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Cortical glutamatergic neurons mediate the motor sedative action of diazepam


Zeller, A; Crestani, F; Camenisch, I; Iwasato, T; Itohara, S; Fritschy, J M; Rudolph, U (2008). Cortical glutamatergic neurons mediate the motor sedative action of diazepam. Molecular Pharmacology, 73(2):282-291.

Abstract

The neuronal circuits mediating the sedative action of diazepam are unknown. Although the motor-depressant action of diazepam is suppressed in alpha1(H101R) homozygous knockin mice expressing diazepam-insensitive alpha1-GABA(A) receptors, global alpha1-knockout mice show greater motor sedation with diazepam. To clarify this paradox, attributed to compensatory up-regulation of the alpha2 and alpha3 subunits, and to further identify the neuronal circuits supporting diazepam-induced sedation, we generated Emx1-cre-recombinase-mediated conditional mutant mice, selectively lacking the alpha1 subunit (forebrain-specific alpha1(-/-)) or expressing either a single wild-type (H) or a single point-mutated (R) alpha1 allele (forebrain-specific alpha1(-/H) and alpha1(-/R) mice, respectively) in forebrain glutamatergic neurons. In the rest of the brain, alpha1(-/R) mutants are heterozygous alpha1(H101R) mice. Forebrain-specific alpha1(-/-) mice showed enhanced diazepam-induced motor depression and increased expression of the alpha2 and alpha3 subunits in the neocortex and hippocampus, in comparison with their pseudo-wild-type littermates. Forebrain-specific alpha1(-/R) mice were less sensitive than alpha1(-/H) mice to the motor-depressing action of diazepam, but each of these conditional mutants had a similar behavioral response as their corresponding control littermates. Unexpectedly, expression of the alpha1 subunit was reduced in forebrain, notably in alpha1(-/R) mice, and the alpha3 subunit was up-regulated in neocortex, indicating that proper alpha1 subunit expression requires both alleles. In conclusion, conditional manipulation of GABA(A) receptor alpha1 subunit expression can induce compensatory changes in the affected areas. Specifically, alterations in GABA(A) receptor expression restricted to forebrain glutamatergic neurons reproduce the behavioral effects seen after a global alteration, thereby implicating these neurons in the motor-sedative effect of diazepam.

The neuronal circuits mediating the sedative action of diazepam are unknown. Although the motor-depressant action of diazepam is suppressed in alpha1(H101R) homozygous knockin mice expressing diazepam-insensitive alpha1-GABA(A) receptors, global alpha1-knockout mice show greater motor sedation with diazepam. To clarify this paradox, attributed to compensatory up-regulation of the alpha2 and alpha3 subunits, and to further identify the neuronal circuits supporting diazepam-induced sedation, we generated Emx1-cre-recombinase-mediated conditional mutant mice, selectively lacking the alpha1 subunit (forebrain-specific alpha1(-/-)) or expressing either a single wild-type (H) or a single point-mutated (R) alpha1 allele (forebrain-specific alpha1(-/H) and alpha1(-/R) mice, respectively) in forebrain glutamatergic neurons. In the rest of the brain, alpha1(-/R) mutants are heterozygous alpha1(H101R) mice. Forebrain-specific alpha1(-/-) mice showed enhanced diazepam-induced motor depression and increased expression of the alpha2 and alpha3 subunits in the neocortex and hippocampus, in comparison with their pseudo-wild-type littermates. Forebrain-specific alpha1(-/R) mice were less sensitive than alpha1(-/H) mice to the motor-depressing action of diazepam, but each of these conditional mutants had a similar behavioral response as their corresponding control littermates. Unexpectedly, expression of the alpha1 subunit was reduced in forebrain, notably in alpha1(-/R) mice, and the alpha3 subunit was up-regulated in neocortex, indicating that proper alpha1 subunit expression requires both alleles. In conclusion, conditional manipulation of GABA(A) receptor alpha1 subunit expression can induce compensatory changes in the affected areas. Specifically, alterations in GABA(A) receptor expression restricted to forebrain glutamatergic neurons reproduce the behavioral effects seen after a global alteration, thereby implicating these neurons in the motor-sedative effect of diazepam.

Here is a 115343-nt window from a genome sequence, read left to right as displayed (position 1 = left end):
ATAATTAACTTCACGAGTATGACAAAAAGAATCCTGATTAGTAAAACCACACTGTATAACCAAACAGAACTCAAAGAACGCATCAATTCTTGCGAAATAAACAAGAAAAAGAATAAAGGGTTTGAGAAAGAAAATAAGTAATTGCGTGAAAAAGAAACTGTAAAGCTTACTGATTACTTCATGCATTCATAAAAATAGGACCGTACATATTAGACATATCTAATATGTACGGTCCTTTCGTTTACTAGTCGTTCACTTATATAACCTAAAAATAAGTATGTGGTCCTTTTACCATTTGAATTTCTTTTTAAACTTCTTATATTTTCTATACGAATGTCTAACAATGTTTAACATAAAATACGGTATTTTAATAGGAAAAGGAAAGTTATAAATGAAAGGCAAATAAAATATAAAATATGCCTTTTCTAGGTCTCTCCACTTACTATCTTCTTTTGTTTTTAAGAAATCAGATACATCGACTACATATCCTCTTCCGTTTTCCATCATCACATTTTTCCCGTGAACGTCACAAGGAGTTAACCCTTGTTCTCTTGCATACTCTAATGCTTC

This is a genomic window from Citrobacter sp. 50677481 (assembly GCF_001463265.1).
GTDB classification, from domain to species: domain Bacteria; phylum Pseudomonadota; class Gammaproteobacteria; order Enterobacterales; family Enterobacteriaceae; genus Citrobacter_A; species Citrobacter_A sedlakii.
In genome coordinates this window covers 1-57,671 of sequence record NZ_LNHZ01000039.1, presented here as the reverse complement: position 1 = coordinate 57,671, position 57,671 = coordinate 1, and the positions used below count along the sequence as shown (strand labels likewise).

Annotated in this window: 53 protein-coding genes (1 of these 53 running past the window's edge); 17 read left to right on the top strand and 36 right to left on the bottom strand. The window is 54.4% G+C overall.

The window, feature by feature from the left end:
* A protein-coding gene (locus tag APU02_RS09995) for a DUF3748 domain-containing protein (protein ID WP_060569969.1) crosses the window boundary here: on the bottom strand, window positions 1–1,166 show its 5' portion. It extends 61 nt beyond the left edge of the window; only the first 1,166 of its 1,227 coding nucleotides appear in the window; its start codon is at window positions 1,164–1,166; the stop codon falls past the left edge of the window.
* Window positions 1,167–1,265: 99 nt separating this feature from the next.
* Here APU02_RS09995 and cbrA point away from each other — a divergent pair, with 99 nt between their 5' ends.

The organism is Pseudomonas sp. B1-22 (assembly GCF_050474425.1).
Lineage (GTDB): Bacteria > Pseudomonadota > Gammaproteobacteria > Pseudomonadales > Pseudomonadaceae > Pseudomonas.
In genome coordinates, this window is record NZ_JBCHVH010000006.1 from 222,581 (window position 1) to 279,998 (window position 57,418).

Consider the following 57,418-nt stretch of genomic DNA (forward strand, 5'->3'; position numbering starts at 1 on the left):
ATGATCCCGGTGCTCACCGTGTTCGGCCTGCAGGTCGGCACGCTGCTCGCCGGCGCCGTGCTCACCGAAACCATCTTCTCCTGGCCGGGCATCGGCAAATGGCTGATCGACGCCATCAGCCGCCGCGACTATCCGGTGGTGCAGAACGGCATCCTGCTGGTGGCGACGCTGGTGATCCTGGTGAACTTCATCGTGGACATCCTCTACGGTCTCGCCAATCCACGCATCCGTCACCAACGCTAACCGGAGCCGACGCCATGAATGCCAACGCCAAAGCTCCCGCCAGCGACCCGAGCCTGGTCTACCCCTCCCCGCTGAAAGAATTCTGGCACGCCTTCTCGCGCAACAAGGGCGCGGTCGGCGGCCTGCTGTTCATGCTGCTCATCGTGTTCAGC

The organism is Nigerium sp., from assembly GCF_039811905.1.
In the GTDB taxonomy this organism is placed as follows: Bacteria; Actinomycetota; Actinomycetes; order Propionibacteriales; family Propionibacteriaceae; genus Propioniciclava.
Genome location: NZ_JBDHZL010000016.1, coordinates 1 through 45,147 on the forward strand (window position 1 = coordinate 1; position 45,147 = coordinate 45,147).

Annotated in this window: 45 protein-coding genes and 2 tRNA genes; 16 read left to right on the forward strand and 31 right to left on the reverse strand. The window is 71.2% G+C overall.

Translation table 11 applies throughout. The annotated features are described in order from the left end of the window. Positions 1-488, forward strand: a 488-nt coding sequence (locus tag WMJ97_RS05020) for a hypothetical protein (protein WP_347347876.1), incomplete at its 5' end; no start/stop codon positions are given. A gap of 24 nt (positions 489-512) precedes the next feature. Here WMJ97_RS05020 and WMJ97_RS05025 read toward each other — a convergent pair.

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Additional indexing

Item Type:Journal Article, refereed, original work
Communities & Collections:04 Faculty of Medicine > Institute of Pharmacology and Toxicology
Dewey Decimal Classification:570 Life sciences; biology
610 Medicine & health
Language:English
Date:February 2008
Deposited On:16 Dec 2008 16:20
Last Modified:05 Apr 2016 12:33
Publisher:American Society for Pharmacology and Experimental Therapeutics
ISSN:0026-895X
Publisher DOI:10.1124/mol.107.038828
PubMed ID:17965197
Permanent URL: http://doi.org/10.5167/uzh-5330

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